Blue Moon

As I am a big fan of all messed up creative people, let me start by quoting Lorenz Hart in one of my favorite Rogers & Hart songs:

Blue moon
You saw me standing alone
Without a dream in my heart
Without a love of my own.

I only bring this up because Andrea did not know what a “blue moon” was, as of this morning. At that time, she probably read something like Donna Henes’ Article on Huffington Post. It isn’t a great article, but some people are easily impressed.

Henes informs those people who don’t already know that a blue moon is the second full moon in a calendar month. This means, of course, that blue moons are meaningless because calendar months are arbitrary. But as yet another anachronistic unit of measure, the blue moon cycle is very cool: it is an odd period of time (a little less than three years) that is slightly different all of the time.

You may ask, “Why is a blue moon roughly three years in length?” But I would prefer that you not. Why? First, a blue moon is no length at all, but rather an instant. (This is not even exactly right because the moon oscillates by more than two degrees on either side and that means that even though the same part of the moon always faces us, we can see more than 50% of the surface, but I digress.) The three year number is the amount of time between blue moons.

The second reason this question is best not asked is that anyone reading this blog should really know better. But I will explain because I am kind and just. This requires some background.

You do understand that the moon does not go around the earth each night, right? I mean, pretty much the moon stays in the same place (like the sun) and it is the earth rotating at a break-neck speed that makes it look like the moon is going around the earth. In point of fact, if the earth did not rotate, the moon would move from directly overhead, all the way around the earth, and back to directly overhead in 29.5 days (roughly).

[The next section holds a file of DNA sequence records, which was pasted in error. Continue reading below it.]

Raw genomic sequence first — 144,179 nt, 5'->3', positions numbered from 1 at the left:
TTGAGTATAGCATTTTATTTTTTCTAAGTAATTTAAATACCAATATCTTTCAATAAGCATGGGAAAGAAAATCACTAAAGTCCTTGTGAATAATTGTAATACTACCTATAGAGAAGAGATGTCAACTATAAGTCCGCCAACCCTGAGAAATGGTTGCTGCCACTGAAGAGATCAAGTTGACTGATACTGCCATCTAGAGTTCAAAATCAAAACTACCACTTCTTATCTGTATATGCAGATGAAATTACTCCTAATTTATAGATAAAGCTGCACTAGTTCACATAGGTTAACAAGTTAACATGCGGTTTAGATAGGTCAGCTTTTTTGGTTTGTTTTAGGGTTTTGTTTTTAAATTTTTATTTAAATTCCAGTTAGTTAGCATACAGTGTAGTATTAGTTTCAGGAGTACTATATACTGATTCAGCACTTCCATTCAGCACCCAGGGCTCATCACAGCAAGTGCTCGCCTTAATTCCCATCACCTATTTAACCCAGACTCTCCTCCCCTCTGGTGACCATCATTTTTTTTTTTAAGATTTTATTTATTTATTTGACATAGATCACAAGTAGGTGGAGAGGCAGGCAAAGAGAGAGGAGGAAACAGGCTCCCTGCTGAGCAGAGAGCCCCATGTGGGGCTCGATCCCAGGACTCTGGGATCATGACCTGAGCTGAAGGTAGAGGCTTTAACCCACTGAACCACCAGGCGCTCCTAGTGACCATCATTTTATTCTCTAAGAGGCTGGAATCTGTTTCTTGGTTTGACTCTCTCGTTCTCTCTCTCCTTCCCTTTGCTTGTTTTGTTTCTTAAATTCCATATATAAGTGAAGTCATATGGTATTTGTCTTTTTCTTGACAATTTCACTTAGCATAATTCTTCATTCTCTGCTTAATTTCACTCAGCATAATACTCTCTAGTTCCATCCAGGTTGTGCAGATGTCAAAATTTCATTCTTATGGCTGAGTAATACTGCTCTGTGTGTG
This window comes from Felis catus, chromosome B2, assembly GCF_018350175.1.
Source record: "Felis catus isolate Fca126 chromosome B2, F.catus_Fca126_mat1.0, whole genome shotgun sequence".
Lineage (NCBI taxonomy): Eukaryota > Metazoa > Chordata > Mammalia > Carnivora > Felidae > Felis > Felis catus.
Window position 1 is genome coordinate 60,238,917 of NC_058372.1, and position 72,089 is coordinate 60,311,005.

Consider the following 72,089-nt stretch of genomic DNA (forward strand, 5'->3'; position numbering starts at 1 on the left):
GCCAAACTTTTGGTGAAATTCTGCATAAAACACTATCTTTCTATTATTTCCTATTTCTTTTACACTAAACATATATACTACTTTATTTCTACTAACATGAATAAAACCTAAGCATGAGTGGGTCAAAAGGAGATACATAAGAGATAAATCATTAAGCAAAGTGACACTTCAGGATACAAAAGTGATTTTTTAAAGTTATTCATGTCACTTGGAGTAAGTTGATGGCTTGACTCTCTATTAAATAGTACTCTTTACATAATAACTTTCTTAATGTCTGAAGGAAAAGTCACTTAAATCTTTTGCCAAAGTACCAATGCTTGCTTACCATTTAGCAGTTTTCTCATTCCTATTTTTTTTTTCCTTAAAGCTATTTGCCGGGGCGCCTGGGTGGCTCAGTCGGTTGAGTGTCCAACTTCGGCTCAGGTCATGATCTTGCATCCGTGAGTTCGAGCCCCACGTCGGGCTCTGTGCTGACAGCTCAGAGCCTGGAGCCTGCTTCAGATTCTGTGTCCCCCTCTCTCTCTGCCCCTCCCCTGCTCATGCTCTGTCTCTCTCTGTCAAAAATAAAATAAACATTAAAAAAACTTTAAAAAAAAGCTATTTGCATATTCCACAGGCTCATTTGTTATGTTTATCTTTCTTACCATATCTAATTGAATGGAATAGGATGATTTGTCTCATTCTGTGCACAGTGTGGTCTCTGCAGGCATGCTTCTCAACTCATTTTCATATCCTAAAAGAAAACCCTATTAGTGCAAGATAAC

Without going into the phases of the moon, you ought to be able to conclude from this that there will be a full moon every 29.5 days (roughly). Unless you are Andrea, in which case, just take my word for it. Because of this, if you are going to squeeze a second full moon into a 30 day month, you’ve got to have your first full moon during the first 0.5 days. For a 31 day month, you have to have your first full moon during the first 1.5 days. This means you will never have a blue moon during my favorite month February when such notables are Christopher Marlowe and I were born.

On average, how often will you have a full moon on the first day of the month? About 3% of the time, right? (Andrea: just take my word.) How many months would that be? About 33, or three years, using 11 months because the sainted month of February is out.

But if all else fails, there is another song about blue moons by the great Pat Alger and Gene Levine:

I got your letter in my mailbox today
You were just checking if I was okay
And if I miss you, well you know what they say
Just once in a very blue moon.

15 November 2013: Added Gene Levine credit to the writing of “Once in a Very Blue Moon.”

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